Tom Brady made history. (I have a feeling I'll be writing that sentence a few more times in my career, and his.) No quarterback until Sunday had ever won 10 division titles in a career. And Brady threw a touchdown pass in his 44th straight game, putting him 10 games from surpassing Drew Brees for a record that's probably treated with more reverence than it deserves, considering how the air is so filled with footballs these days. Stats or no stats, Brady's in the pantheon with the all-time greats, up with his boyhood hero, Joe Montana. How high he goes depends how healthy he stays, because he's said to me and many others he wants to play until he's 40, at least, which means five more seasons. At least. That should be enough time to catch Montana in Super Bowls. The score today: Joe 4, Tom 3.
Paul Tagliabue moves close to a decision on the Saints' bounty case. Jason La Canfora reported Sunday on CBS that Brad Childress will take a holiday from Browns coaching duties today to testify about what he knew of the bounty case when he coached the Vikings in the January 2010 NFC Championship Game. I get the feeling Tagliabue is rushing to justice (and I'm not implying anything careless about the proceedings, simply that he wants to get the case adjudicated soon) so if Jonathan Vilma has to serve a suspension, it gets served at least in part this season. No one knows which way, if any, Tagliabue is leaning, which is the only proper way for someone attempting to be an impartial arbiter to solve this knotty problem.
Charlie Batch gets the biggest win of his NFL life. And he's going to be sore when he wakes up this morning. "I'll let you know what hurts [Monday],'' Batch, the soon-to-be-38-year-old Pittsburgh passer, said from the team plane last night before Pittsburgh left Baltimore. "I'm kind of aching a little bit right now, in fact.'' Batch twice got creamed late in the fourth quarter as he drove the Steelers to two fourth-quarter scores and a 23-20 stunner of a win. The hit by 345-pound tackle Haloti Ngata seemed the worst, and Batch confirmed it. "I released the ball,'' said Batch, "and it was like a bulldozer hit me. Wow. That hurt. But I didn't hear the crowd, so I figured Mike [Wallace] caught the ball. It was worth it." The win, Batch said, was particularly emotional because, as he said, "I played bad last week, and I just figured Ben would probably come back this week, and maybe that's the last game I ever start in the NFL. To have one more chance, and to have it be a win over Baltimore, in Baltimore, it can't be much better.''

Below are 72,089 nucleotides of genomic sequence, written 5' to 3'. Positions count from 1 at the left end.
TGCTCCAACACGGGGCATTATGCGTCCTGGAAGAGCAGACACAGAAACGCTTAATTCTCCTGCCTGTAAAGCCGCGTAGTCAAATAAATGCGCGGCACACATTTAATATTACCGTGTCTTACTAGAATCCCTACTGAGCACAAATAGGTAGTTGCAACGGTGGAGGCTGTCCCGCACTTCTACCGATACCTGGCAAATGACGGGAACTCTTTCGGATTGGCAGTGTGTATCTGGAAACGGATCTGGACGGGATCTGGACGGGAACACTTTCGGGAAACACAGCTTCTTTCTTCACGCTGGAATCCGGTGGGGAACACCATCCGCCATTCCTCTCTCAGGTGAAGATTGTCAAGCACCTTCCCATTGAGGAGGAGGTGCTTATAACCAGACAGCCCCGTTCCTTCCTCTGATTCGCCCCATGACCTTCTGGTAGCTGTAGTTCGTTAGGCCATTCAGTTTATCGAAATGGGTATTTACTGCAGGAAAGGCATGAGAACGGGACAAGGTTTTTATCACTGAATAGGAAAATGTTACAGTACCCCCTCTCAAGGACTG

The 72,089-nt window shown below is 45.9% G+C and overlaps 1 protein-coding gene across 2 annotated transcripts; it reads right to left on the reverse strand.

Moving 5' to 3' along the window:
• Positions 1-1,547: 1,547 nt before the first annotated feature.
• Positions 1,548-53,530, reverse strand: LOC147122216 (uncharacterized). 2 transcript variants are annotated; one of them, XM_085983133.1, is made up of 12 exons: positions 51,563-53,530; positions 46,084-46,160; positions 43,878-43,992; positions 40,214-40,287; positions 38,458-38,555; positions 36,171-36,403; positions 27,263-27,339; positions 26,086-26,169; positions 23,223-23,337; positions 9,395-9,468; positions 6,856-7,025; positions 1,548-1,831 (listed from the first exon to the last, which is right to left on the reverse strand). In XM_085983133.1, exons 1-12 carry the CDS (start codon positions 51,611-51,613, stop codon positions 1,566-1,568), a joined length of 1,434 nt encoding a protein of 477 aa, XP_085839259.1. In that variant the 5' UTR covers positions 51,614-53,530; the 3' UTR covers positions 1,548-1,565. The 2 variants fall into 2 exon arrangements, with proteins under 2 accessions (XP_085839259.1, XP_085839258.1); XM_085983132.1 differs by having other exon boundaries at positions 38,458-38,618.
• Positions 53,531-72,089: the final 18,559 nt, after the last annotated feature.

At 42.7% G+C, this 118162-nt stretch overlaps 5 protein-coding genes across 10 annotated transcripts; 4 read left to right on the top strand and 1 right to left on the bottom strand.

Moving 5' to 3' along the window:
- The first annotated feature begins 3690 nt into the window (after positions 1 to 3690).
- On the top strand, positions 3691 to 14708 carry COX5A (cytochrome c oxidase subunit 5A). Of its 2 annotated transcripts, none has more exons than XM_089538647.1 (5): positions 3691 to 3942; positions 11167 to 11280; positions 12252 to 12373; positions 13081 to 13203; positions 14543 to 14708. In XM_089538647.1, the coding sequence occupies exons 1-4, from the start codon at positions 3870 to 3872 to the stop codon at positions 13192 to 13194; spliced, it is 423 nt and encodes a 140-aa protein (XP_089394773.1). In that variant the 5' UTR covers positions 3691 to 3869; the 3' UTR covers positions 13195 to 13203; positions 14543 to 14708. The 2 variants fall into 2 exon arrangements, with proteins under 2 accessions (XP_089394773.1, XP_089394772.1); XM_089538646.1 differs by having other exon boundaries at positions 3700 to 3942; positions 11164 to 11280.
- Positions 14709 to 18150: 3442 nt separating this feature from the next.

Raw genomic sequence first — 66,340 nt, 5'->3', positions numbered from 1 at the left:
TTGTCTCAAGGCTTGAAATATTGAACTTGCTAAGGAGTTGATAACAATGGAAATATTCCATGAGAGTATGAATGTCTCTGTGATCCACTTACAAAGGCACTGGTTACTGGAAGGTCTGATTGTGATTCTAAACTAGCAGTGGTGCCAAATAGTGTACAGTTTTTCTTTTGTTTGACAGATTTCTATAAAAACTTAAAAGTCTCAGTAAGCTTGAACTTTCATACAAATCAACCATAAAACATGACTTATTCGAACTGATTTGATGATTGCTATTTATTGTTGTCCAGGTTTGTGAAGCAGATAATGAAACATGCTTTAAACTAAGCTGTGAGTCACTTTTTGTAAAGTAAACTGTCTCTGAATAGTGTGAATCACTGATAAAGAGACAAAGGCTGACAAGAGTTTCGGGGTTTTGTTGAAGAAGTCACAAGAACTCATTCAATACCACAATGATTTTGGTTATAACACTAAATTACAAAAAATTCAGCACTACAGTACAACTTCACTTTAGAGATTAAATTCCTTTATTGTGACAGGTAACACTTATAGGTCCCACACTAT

Art Modell gains in the preliminary Hall of Fame voting. Last year, when the list of 25 semifinalists for the Pro Football Hall of Fame's class of 2012 was announced, Modell's name wasn't on it. This year it is, along with another another contributor rebound candidate, former GM George Young. This year's list has 27 names on it because of a tie for 25th, and it just makes it tougher for any candidate to be elected. The 44 Hall selectors now vote for their final 15 names, and those 15 will be discussed, along with the two senior nominees, in New Orleans the day before the Super Bowl. A maximum of five modern-era candidates can be elected, which means Modell, who died in September, has to make the cut to 15, then has to survive hours of debate in the meeting to make the final five. On the bright side for Modell is the fact that there may be no lock candidates this year, and he'd be helped by a muddied pool.